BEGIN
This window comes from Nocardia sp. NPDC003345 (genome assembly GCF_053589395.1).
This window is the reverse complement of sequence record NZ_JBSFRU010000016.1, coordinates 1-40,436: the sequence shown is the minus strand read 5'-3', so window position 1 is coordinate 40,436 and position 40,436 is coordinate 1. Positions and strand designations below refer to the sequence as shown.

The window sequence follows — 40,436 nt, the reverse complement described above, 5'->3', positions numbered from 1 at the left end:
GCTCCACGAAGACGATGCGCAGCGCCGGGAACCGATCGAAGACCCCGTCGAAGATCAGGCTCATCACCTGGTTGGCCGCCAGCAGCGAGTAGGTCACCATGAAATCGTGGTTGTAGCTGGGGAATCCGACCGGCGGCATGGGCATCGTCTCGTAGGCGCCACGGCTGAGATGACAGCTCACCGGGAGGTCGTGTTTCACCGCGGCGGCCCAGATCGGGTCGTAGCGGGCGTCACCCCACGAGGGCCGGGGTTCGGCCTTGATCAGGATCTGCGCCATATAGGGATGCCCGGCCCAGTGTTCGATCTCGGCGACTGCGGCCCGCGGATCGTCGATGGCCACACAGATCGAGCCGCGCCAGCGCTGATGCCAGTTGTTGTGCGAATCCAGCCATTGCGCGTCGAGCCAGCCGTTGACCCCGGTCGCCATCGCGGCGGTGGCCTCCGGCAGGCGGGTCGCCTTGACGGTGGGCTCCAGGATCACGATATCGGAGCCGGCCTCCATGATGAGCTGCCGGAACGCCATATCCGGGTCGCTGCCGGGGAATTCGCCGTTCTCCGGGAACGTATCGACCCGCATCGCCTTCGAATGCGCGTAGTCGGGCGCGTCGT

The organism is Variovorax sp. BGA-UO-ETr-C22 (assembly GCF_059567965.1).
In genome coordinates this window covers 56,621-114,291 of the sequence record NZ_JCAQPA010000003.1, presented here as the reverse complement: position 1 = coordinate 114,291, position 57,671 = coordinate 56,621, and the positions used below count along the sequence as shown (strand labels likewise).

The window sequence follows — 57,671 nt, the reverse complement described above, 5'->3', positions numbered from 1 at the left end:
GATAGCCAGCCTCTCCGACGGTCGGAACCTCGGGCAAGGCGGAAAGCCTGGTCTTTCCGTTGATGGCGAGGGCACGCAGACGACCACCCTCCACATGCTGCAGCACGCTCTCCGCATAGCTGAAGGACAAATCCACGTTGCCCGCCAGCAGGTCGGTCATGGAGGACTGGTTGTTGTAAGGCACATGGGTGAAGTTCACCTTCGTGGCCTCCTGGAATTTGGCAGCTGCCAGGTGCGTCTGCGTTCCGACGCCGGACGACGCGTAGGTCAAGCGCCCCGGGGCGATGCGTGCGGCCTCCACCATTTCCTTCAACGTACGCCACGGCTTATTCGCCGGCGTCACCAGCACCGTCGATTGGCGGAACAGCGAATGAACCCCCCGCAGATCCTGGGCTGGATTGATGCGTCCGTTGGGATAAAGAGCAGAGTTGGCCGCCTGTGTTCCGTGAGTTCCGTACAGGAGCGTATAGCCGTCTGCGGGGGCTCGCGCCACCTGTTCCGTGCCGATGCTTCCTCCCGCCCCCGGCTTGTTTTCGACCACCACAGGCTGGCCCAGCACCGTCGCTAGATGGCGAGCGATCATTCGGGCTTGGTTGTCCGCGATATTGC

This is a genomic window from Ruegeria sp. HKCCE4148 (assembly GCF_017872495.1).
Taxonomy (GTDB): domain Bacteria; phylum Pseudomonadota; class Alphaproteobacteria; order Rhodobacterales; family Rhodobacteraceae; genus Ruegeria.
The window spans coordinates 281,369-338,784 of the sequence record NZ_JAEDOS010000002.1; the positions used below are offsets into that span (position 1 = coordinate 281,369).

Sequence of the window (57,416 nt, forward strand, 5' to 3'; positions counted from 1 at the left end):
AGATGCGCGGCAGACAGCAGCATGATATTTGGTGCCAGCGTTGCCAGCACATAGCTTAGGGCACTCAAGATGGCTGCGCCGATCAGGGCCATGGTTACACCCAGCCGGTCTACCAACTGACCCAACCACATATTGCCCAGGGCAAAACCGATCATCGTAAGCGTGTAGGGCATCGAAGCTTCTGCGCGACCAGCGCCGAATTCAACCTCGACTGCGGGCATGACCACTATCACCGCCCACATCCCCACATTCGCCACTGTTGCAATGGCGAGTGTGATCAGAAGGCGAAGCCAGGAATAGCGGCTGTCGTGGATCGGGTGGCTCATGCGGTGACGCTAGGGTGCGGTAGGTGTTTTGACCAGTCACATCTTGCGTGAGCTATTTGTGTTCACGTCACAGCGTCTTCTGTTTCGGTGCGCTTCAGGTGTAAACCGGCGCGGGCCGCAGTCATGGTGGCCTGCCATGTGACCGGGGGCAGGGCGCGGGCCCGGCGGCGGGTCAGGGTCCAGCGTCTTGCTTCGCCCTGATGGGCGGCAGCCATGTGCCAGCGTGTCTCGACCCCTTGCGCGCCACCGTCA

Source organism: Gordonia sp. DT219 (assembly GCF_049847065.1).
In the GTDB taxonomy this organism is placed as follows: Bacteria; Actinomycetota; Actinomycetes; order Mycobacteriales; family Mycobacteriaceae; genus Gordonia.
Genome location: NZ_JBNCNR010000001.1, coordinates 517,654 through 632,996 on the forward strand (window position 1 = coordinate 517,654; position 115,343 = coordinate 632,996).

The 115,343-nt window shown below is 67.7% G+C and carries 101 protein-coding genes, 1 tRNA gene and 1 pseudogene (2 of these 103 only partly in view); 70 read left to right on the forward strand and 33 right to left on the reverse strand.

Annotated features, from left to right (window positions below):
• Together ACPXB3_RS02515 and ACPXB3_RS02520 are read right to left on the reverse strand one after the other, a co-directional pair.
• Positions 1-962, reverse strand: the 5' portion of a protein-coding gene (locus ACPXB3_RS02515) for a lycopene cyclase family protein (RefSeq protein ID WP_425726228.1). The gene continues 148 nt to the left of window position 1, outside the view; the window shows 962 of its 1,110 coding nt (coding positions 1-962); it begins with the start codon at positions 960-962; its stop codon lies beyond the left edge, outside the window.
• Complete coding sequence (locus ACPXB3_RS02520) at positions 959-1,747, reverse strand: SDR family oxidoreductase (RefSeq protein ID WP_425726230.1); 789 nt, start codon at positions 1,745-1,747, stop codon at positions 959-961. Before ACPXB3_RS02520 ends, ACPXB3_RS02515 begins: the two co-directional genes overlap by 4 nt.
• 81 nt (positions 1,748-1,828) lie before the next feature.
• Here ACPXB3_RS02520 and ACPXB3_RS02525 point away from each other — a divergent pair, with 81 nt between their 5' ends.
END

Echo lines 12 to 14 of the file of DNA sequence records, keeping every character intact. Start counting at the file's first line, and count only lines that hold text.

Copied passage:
Sequence of the window (57,416 nt, forward strand, 5' to 3'; positions counted from 1 at the left end):
AGATGCGCGGCAGACAGCAGCATGATATTTGGTGCCAGCGTTGCCAGCACATAGCTTAGGGCACTCAAGATGGCTGCGCCGATCAGGGCCATGGTTACACCCAGCCGGTCTACCAACTGACCCAACCACATATTGCCCAGGGCAAAACCGATCATCGTAAGCGTGTAGGGCATCGAAGCTTCTGCGCGACCAGCGCCGAATTCAACCTCGACTGCGGGCATGACCACTATCACCGCCCACATCCCCACATTCGCCACTGTTGCAATGGCGAGTGTGATCAGAAGGCGAAGCCAGGAATAGCGGCTGTCGTGGATCGGGTGGCTCATGCGGTGACGCTAGGGTGCGGTAGGTGTTTTGACCAGTCACATCTTGCGTGAGCTATTTGTGTTCACGTCACAGCGTCTTCTGTTTCGGTGCGCTTCAGGTGTAAACCGGCGCGGGCCGCAGTCATGGTGGCCTGCCATGTGACCGGGGGCAGGGCGCGGGCCCGGCGGCGGGTCAGGGTCCAGCGTCTTGCTTCGCCCTGATGGGCGGCAGCCATGTGCCAGCGTGTCTCGACCCCTTGCGCGCCACCGTCA

Source organism: Gordonia sp. DT219 (assembly GCF_049847065.1).